Assia Djebar: Children of the New World – Les enfants du nouveau monde (1977) Literature and War Readalong July 2013

Children of The New World

Assia Djebar’s novel Children of the New World – Les enfants du nouveau monde is set during the Algerian War of Independence or Algerian Revolution which lasted from 1954 – 1962. If you are not familiar with this war wikipedia gives a short overview. It was a so-called decolonization war between France and Algeria. The war was fought in many different ways, guerrilla warfare, maquis fighting, terrorism and extensive use of torture on both sides.

The war in Algeria is still controversial in France. While it is meanwhile called “a war” and not only a “pacification intervention” – or whatever euphemism was chosen at the time – many of the aspects of the war are still not spoken about openly. One of them being the “interrogation techniques”.

It was a complex war that ripped apart the Algerian society. I think Assia Djebar showed this well in her novel. She chose to write Children of the New World as a series of vignettes, each with the name of a protagonist as title. Upon closer inspection we see that these are not individual stories but that each is a piece of a puzzle forming a kaleidoscopic canvas, which is apt and nails the Algerian society of the time. This was a society that resembles a broken pot, still held together at the seams, but the cracks showed and covered it like spiderwebs, ready to burst at any moment.

I have read the one or the other critique of this book stating it wasn’t really about the war, which puzzles me no end. The war is everywhere in this book, in every page. Every relationship is influenced or distorted by it. Neither love nor parenthood, nor friendship, nor anything else is free of the war’s influence.

We don’t see the fighting, that takes place outside of the city, in  the mountains, but the people see burning farms from afar, they see bombs fall and at the opening of the book, one falls on a house in the city, killing and old woman.

The book also shows how hostile this society was and how it was almost impossible to make a difference between enemies and allies. There were so many good and bad people on both sides. Not every Algerian was for the Algerian cause, not every French person was against it and many on both sides were against the use of torture and violence.

I have never read about any war in which torture was used this extensively. This becomes clear in the book too, although, mercifully, we find no descriptions, but we hear of people who don’t survive interrogations, of others who hear them scream in their own cells.

As said, the war is omnipresent in this book but Djebar transcends it and gives us more than just a society at war with itself and its oppressor. It shows a traditional society undergoing change and what this change means, notably for its women. I loved the many different descriptions of women’s lives. The diversity is amazing and in its best parts Djebar’s writing is as detailed as a documentary.

This was Assia Djebars third novel and it’s said that it’s not her best. I suppose that is correct as there are many structural problems. Djebar makes intense use of analepses , still I got the impression there were a lot of time-breaks that were not entirely wanted.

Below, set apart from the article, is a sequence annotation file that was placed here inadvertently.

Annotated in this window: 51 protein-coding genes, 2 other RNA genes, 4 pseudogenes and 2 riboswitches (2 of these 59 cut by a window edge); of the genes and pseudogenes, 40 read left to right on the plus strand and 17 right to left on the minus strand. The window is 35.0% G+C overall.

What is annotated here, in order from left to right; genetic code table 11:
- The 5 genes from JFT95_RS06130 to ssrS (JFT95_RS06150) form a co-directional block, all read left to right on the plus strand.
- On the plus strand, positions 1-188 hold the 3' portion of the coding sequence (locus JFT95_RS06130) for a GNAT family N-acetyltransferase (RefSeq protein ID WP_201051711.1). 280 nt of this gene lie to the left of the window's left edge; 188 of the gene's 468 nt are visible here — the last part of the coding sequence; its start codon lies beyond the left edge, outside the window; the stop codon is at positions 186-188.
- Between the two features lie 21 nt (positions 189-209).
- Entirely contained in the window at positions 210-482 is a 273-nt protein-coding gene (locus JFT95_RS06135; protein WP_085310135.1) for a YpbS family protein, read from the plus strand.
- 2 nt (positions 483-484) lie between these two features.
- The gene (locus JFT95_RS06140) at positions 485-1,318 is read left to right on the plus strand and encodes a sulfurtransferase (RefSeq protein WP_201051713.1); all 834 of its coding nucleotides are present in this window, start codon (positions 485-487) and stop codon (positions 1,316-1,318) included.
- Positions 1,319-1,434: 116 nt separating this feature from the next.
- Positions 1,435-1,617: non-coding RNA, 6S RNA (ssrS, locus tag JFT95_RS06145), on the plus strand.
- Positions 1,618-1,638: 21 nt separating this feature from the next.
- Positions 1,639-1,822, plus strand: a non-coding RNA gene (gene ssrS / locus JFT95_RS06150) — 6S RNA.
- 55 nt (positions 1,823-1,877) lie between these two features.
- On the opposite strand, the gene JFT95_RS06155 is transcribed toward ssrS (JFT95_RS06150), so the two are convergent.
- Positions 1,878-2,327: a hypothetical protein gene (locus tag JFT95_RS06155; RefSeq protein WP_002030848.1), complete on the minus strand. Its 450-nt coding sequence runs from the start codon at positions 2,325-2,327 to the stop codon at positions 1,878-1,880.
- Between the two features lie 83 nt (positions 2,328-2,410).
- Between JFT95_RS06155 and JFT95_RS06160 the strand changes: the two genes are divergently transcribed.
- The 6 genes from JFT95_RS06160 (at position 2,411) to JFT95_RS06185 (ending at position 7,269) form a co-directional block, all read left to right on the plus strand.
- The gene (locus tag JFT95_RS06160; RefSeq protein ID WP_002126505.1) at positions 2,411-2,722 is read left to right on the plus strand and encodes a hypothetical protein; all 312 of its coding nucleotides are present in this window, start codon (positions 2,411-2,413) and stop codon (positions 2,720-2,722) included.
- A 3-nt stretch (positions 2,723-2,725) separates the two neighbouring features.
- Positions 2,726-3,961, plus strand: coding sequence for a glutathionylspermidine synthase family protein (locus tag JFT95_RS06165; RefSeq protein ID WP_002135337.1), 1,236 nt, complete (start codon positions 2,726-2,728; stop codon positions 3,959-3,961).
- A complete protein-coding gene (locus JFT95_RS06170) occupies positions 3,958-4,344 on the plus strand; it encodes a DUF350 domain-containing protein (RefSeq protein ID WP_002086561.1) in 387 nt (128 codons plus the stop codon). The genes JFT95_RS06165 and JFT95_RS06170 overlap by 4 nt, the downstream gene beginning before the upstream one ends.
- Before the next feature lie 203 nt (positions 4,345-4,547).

I’m curious and want to read another of her novels some day. She’s an interesting writer, with a raw unpolished force that I found quite refreshing.

For those of you interested in movies on the Algerian war – here’s a list that will also guide you to some of my reviews.

Other reviews

Danielle (A Work in Progress)



Children of the New World – Les enfants du nouveau monde was the seventh book in the Literature and War Readalong 2013. The next is the WWI novel Grey Souls aka Les âmes grises by French writer Philippe Claudel . Discussion starts on Friday 30 August, 2013. Further information on the Literature and War Readalong, including the book blurbs can be found here.

Jim Butcher: Strom Front (2000) Book One of the Dresden Files


I didn’t see this coming. A while back I reviewed Simon R. Green’s Something From the Nightside. A so-called Paranormal-Noir or Paranormal hard-boiled detective novel. I enjoyed Green’s book although I knew that his Nightside novels  were often compared to Jim Butcher’s Dresden Files and that most people thought Butcher’s series was superior. I was very keen on trying Storm Front, the first Book of the Dresden Files and see what I would think. I was convinced I would like the Dresden Files much better.  Well . . .  I didn’t. And that for a simple reason: I found it too silly. It’s not without merits, I can see the appeal because, even more than Green’s Nightside novels, this is classic hardboiled detective terrain. Only the detective is a wizard. Even that would be OK but the magic that is used in this book did just not work for me. Dresden often conjures up things, and casts spells, and to do so he uses some fake Latin which was really painful to read. Ventas! Fuego! Scorpis!  . . .  Most of it sounded like some kind of Esperanto. I can’t help it but I’ve had a classic upbringing, I had to learn Latin and some old Greek at school, sloppy fake Latin conjuring is just not going to do it for me. I see that part of it is meant as a parody (or at least I hope so) but that didn’t make it any better.

The story as such was interesting enough. Harry is called by the police to help in the investigation of a grisly double murder. Two people have literally been turned inside out and it is obvious that the perpetrator used powerful black magic. At the same time Harry is  hired to look into the disappearance of someone’s husband who has been dabbling in magic.